Xanax is a scheduled drug, and people who are caught using it without a prescription may face criminal penalties. Phenibut does not carry criminal consequences at this time.
The National Institute on Drug Abuse (NIDA) reports that benzodiazepine prescriptions increased by 67 percent between 1996 and 2013.
These medications are dangerous on their own, but NIDA found that 23 percent of people who died because of an overdose on an opioid also had benzodiazepines in their system. Despite this, many patients use both medications concurrently.
These overdose rates prompted the FDA to ask pharmacists not to distribute opioids and benzodiazepines at the same time.
Phenibut is not yet regulated, but it has been linked to overdoses, according to The Conversation.
The Journal of Substance Abuse mentions that phenibut can cause withdrawal symptoms that necessitate treatment and medical care.
Both Xanax and phenibut can help people with anxiety, but they come with their risks and benefits.
Phenibut is more widely available, but it is not yet regulated.
Despite Xanax’s risks, its use is always supervised by a doctor who can weigh how it may benefit you. You can also reach out to a doctor if you want to stop taking Xanax, so they can help you taper off benzodiazepines.
If you have anxiety and are curious about the best ways to control it, speak to your doctor. It’s not recommended to take any unregulated substance like phenibut without medical supervision.
(February 2018) Weekly Dose: phenibut –the Russian anti-anxiety drug linked to Gold Coast teens’ overdoses. The Conversation. Retrieved March 2019 from https://theconversation.com/weekly-dose-phenibut-the-russian-anti-anxiety-drug-linked-to-gold-coast-teens-overdoses-92339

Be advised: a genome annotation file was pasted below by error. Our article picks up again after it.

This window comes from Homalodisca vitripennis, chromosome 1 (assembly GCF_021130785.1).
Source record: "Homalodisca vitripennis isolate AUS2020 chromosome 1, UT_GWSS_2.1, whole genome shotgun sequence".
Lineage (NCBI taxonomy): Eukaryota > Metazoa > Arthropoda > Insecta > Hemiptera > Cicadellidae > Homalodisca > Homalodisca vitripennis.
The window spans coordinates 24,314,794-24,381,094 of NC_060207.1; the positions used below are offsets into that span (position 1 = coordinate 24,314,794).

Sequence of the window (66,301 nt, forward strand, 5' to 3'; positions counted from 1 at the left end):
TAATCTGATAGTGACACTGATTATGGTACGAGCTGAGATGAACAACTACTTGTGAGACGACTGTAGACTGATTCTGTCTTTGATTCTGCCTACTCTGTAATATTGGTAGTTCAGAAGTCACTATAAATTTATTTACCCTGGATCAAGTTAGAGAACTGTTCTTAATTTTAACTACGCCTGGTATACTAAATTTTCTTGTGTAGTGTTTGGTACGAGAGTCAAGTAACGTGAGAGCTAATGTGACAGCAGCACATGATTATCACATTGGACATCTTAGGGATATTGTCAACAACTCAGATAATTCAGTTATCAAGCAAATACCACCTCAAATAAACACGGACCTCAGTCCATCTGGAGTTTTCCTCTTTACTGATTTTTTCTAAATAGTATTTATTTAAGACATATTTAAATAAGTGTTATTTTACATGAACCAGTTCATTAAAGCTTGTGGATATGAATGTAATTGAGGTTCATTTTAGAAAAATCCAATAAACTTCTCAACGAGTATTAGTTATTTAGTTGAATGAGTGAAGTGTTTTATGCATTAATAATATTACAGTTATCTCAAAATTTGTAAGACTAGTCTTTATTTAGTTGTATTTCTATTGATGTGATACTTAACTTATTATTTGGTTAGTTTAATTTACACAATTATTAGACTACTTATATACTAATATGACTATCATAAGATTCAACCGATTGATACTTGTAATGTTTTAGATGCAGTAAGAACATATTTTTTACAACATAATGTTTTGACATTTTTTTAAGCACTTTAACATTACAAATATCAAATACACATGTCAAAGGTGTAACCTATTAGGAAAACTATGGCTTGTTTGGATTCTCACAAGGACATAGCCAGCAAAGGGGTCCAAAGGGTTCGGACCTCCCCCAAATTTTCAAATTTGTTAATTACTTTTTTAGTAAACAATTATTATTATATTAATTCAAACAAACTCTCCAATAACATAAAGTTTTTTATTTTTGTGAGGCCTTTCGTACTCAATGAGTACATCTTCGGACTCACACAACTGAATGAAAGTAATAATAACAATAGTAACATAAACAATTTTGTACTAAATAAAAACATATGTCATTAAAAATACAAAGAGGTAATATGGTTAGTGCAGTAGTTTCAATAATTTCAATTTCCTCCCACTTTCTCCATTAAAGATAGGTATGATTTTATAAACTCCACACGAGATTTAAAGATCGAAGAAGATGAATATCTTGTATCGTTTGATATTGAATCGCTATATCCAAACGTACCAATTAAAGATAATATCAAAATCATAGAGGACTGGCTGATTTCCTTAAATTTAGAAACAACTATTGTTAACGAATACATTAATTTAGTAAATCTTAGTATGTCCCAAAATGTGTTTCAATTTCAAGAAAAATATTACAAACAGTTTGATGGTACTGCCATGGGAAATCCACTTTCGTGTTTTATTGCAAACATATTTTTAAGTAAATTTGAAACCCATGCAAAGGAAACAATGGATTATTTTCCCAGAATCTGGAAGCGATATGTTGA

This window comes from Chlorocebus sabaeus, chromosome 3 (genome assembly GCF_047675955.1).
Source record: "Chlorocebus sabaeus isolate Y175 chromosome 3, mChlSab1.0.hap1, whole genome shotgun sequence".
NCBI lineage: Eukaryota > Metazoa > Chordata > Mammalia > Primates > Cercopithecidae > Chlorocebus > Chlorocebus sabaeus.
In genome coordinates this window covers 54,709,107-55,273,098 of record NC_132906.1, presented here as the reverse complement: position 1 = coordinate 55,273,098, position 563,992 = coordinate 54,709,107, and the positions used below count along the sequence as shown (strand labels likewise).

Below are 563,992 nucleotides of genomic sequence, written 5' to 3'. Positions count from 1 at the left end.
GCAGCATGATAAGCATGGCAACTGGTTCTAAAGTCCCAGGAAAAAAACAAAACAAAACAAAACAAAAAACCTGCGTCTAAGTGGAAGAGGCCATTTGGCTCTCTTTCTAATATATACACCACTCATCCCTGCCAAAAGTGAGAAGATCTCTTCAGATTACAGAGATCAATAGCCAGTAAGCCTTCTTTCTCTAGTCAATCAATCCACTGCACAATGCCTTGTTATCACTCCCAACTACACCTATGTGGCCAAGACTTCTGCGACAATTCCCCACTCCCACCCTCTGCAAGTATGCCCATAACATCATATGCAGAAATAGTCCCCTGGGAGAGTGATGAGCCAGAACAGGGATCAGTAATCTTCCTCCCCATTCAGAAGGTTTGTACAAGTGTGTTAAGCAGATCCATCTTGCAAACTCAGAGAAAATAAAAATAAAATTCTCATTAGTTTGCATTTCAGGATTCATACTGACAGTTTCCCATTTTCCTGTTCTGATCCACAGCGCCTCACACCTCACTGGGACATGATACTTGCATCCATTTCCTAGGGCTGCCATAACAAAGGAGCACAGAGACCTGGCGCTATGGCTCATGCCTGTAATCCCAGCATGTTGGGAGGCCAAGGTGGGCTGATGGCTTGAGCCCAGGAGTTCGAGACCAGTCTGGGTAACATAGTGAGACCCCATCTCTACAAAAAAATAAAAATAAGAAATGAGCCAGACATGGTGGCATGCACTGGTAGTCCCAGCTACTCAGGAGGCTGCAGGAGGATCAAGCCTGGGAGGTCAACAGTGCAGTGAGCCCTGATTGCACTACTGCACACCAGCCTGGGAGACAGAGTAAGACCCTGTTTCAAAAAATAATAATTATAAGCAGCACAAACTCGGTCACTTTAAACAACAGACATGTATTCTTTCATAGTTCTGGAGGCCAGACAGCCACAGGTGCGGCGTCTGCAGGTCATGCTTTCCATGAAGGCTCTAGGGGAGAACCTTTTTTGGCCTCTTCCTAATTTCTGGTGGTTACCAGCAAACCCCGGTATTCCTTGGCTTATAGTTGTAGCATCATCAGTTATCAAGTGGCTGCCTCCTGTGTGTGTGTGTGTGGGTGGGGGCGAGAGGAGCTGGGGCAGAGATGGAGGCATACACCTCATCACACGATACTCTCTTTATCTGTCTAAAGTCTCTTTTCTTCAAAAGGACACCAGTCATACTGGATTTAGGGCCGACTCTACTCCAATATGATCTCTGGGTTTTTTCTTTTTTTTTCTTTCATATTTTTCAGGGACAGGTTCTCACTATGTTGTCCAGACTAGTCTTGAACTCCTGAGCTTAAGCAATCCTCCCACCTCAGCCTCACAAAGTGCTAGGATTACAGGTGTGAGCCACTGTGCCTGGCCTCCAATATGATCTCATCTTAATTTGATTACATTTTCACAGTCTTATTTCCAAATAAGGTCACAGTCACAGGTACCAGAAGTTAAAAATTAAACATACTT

(December 2017) What Is Phenibut? Inside the Controversial "Happy Drug" That's Making Waves on the Internet. Men’s Health. Retrieved March 2019 from https://www.menshealth.com/health/a19545413/what-is-phenibut/
(June 2013) Psychotic symptoms during phenibut (beta-phenyl-gamma-aminobutyric acid) withdrawal. Journal of Substance Abuse. Retrieved March 2019 from https://www.researchgate.net/publication/262799429_Psychotic_symptoms_during_phenibut_beta-phenyl-gamma-aminobutyric_acid_withdrawal
Dopamine. Psychology Today. Retrieved March 2019 from https://www.psychologytoday.com/intl/basics/dopamine
Prescription Drug Abuse. Mayo Clinic. Retrieved March 2019 from https://www.mayoclinic.org/diseases-conditions/prescription-drug-abuse/symptoms-causes/syc-20376813
U.S. Food and Drug Administration. Controlled Substance Schedule Retrieved March 2019 from https://www.deadiversion.usdoj.gov/schedules/#define
(April 2012). Well-Known Mechanism Underlies Benzodiazepines' Addictive Properties. National Institute on Drug Abuse. Retrieved March 2019 from https://www.drugabuse.gov/news-events/nida-notes/2012/04/well-known-mechanism-underlies-benzodiazepines-addictive-properties
(March 2018) Benzodiazepines and opioids. National Institute on Drug Abuse. Retrieved March 2019 from https://www.drugabuse.gov/drugs-abuse/opioids/benzodiazepines-opioids
(June 2018) This is Why Xanax is Blowing Up in America. VICE. Retrieved March 2019 from https://www.vice.com/en_us/article/pavx5g/this-is-why-xanax-is-blowing-up-in-america